Award-winning wine columnist Dan Berger has been writing his nationally syndicated column since 1979 and continues to be one of the most outspoken and informative people writing about this subject can be very to understand.
Those seeking alternative red wines might be intrigued by the latest efforts from the world of Petite Sirah – especially since it has improved so much in the last decade.
About 20 years ago, I was a judge at the Virginia Governor’s Cup wine competition, where, after two decades of slow improvement, many of the wines were dramatically better than they had been.
Jordan Vineyards was founded on the principle that northern Sonoma County can make superb Bordeaux-style Cabernet Sauvignon Blanc, which it has done with the same winemaker since 1976.
To some people, wine is a destination, a place to experience multitudes of exotic taste treats, an elixir, a hedonistic beverage that makes food taste better and acts as a social lubricant.
Just over 50 years ago, a proposal arose to create a dedicated agricultural zone to protect a small, remote but verdant area known as the Napa Valley.
If you regularly order wine when dining out, what follows may not seem particularly egregious. But each frustrating episode happened to me in the four decades of writing about wine.
It’s painful to lose a good friend, doubly so when the person is wonderful, warm, and charming. So the loss of two such wine men in the last several weeks has been especially agonizing for so many.
The first hint I had that some California white wines could age came in 1986 when I was cleaning out my “wine cellar” — an old walk-in dairy refrigerator that kept all my wines very cool year-round.
HEALDSBURG — As much justified acclaim as the Napa Valley has received in the last 30 years for the greatness of its Cabernet Sauvignons, so has Sonoma County gained similar praise for the excellence of its Pinot Noirs in the last 20… albeit with a more limited audience and a lot more recently.
A French wine maker took me by surprise: He allowed me to try his sparkling wine, to get an idea about what sort of flavors it had, and then asked for my glass.
Marketing fads develop rapidly, almost explosively. But they are transitory, flaming out quickly. Longer-term trends usually unfold more slowly, like the petals of a flower opening in spring.
A decade ago, I wrote an April Fool’s Day wine column about an optimistic winemaker in Sweden (!) who had planted cabernet sauvignon, anticipating that climate change would put him ahead of the curve.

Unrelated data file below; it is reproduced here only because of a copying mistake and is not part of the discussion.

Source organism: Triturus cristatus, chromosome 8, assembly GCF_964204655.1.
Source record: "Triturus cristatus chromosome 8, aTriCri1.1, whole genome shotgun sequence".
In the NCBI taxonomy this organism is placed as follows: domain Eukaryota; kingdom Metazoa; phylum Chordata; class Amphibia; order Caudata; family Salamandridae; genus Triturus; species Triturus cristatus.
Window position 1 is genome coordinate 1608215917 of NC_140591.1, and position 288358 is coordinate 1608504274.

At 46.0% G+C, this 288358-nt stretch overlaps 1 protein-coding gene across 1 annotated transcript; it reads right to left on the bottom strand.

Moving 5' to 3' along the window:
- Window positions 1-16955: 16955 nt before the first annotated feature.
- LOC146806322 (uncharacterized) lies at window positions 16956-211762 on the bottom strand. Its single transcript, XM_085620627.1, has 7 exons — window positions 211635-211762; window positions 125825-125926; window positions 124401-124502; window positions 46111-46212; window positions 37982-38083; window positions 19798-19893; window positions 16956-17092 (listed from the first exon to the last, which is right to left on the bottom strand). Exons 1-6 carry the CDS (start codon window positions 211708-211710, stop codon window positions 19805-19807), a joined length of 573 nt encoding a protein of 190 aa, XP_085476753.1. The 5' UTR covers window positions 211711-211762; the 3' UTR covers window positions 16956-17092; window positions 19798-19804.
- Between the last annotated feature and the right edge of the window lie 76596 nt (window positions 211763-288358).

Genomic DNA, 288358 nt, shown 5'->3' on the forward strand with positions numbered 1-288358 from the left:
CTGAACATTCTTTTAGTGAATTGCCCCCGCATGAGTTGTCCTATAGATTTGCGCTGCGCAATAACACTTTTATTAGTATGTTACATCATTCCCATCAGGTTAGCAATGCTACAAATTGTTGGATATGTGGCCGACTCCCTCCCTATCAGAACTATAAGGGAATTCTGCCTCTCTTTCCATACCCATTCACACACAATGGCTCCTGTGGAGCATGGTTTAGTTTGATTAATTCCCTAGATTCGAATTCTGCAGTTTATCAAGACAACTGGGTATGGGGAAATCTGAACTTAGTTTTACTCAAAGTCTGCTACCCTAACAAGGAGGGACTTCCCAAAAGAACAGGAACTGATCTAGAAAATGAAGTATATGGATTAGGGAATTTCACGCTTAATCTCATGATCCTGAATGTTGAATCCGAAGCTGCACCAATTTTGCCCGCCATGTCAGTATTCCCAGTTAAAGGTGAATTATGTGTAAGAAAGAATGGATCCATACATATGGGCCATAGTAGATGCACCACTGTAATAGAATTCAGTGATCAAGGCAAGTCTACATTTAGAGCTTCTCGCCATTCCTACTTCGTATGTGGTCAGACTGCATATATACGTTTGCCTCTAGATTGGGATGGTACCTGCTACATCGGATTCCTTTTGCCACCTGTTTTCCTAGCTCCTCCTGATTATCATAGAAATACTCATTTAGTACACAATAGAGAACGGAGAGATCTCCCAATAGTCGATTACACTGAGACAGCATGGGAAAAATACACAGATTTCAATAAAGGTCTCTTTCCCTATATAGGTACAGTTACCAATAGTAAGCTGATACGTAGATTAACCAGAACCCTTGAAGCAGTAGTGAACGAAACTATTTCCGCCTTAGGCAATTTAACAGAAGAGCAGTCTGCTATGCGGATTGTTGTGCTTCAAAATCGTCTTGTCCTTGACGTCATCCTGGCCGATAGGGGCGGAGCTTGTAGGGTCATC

Walk-around holiday parties entailing wines usually include finger foods with simpler flavors. So aim for wines everyone will appreciate — simple, young, and unpretentious, for the reasons listed below.
Once there was a well-known wine columnist who thought it amusing to write about which wines went with every American holiday or celebratory moment — a tactic that reached absurd depths the day Jimmy Carter was sworn in as president.
Decades ago, the late Orville Magoon asked some workers to clear brush on an old, long-neglected hillside vineyard on his Guenoc estate in Napa County that was part of his Lake County property.
The devastating fires throughout wine country over the last week hit so many areas of the multi-county region in so many ways that it’s hard to calculate or quantify the magnitude of the losses.
The chief of design for the Ford Motor Comp. probably knows the design chief for Cadillac. But regardless of how friendly they may be in off hours, trade secrets are always verboten.
Shortly after the historic Freemark Abbey Winery in Napa Valley was purchased by Jackson Family Wines, Freemark wine maker Ted Edwards did a portfolio tasting for the new owners, Jess Jackson and Barbara Banke.
Trivia question: If you should hear a conversation in which Person A asks, “Is this wine sweet or dry?” and Person B replies, “Yes and no” — and is correct! — what wine is being talked about?
Dried and/or fresh herbs mark the aroma of a well-made sauvignon blanc, which was precisely the reason the grape variety seemed to be so daunting to many people almost exactly 50 years ago when Robert Mondavi began selling his first such wine, from the 1966 harvest.
Thirty-odd years ago, during a long interview with America’s greatest wine maker, Andre Tchelistcheff at Beaulieu Vineyard, I asked the maestro about his use of oak in aging cabernet sauvignon.
Marketing of wine may not be considered a science, but those who specialize in this unique activity often use sophisticated Madison Avenue concepts, image-enhancing strategies, brand building, and many other kinds of sleight-of-hand manipulations to sell us wine.
Wine trends go through cycles, some of which are difficult to predict. Today, we face the fact that millennial buyers may be history’s least predictable wine-buying group, and one of the most challenging.
Several seemingly unconnected economic events have conspired in 2017 to provide wine lovers with some of the greatest bargains of the last decade, most of which are currently available on store shelves.
There may be no more iconic name in American popular culture than Walt Disney. There may be no more iconic image in American sports than a National Football League athlete.